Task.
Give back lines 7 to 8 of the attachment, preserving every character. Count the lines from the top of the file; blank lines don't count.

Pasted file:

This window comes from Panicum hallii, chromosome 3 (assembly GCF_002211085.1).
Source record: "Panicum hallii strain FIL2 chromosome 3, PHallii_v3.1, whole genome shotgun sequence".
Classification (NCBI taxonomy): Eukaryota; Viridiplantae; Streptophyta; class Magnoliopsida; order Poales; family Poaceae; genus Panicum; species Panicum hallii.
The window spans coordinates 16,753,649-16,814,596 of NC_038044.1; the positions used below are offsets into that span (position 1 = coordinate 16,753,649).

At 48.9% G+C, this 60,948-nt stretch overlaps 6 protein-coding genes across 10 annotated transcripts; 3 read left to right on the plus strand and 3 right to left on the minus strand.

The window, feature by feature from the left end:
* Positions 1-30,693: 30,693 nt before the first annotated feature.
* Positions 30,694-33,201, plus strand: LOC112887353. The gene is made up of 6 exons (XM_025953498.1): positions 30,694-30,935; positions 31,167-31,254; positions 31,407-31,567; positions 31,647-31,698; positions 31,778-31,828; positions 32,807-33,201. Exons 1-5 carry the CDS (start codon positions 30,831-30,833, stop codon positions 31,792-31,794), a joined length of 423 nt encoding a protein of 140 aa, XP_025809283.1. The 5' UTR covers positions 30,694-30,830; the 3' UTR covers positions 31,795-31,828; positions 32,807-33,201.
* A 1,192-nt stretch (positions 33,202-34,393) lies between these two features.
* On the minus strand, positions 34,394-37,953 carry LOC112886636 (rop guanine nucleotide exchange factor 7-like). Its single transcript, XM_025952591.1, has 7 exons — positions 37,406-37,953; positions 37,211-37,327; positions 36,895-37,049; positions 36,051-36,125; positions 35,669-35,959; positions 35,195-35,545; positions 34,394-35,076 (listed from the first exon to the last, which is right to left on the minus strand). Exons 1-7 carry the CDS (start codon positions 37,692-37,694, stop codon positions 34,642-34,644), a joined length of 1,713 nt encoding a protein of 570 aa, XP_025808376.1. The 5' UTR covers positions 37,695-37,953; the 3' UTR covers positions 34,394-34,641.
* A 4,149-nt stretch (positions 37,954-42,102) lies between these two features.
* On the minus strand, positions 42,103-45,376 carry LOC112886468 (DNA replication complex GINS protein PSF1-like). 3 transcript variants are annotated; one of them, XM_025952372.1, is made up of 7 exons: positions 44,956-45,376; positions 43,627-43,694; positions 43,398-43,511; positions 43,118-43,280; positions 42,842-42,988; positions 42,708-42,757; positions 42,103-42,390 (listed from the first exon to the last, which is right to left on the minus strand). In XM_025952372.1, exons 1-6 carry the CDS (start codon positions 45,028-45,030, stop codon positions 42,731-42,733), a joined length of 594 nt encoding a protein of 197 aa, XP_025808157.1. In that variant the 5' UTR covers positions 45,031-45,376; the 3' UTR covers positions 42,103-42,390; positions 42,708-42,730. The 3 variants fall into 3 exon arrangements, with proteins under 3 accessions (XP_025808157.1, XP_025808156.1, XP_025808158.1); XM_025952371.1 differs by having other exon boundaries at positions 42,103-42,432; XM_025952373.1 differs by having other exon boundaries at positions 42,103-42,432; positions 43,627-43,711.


* Positions 1-30,693: 30,693 nt before the first annotated feature.
* Positions 30,694-33,201, plus strand: LOC112887353. The gene is made up of 6 exons (XM_025953498.1): positions 30,694-30,935; positions 31,167-31,254; positions 31,407-31,567; positions 31,647-31,698; positions 31,778-31,828; positions 32,807-33,201. Exons 1-5 carry the CDS (start codon positions 30,831-30,833, stop codon positions 31,792-31,794), a joined length of 423 nt encoding a protein of 140 aa, XP_025809283.1. The 5' UTR covers positions 30,694-30,830; the 3' UTR covers positions 31,795-31,828; positions 32,807-33,201.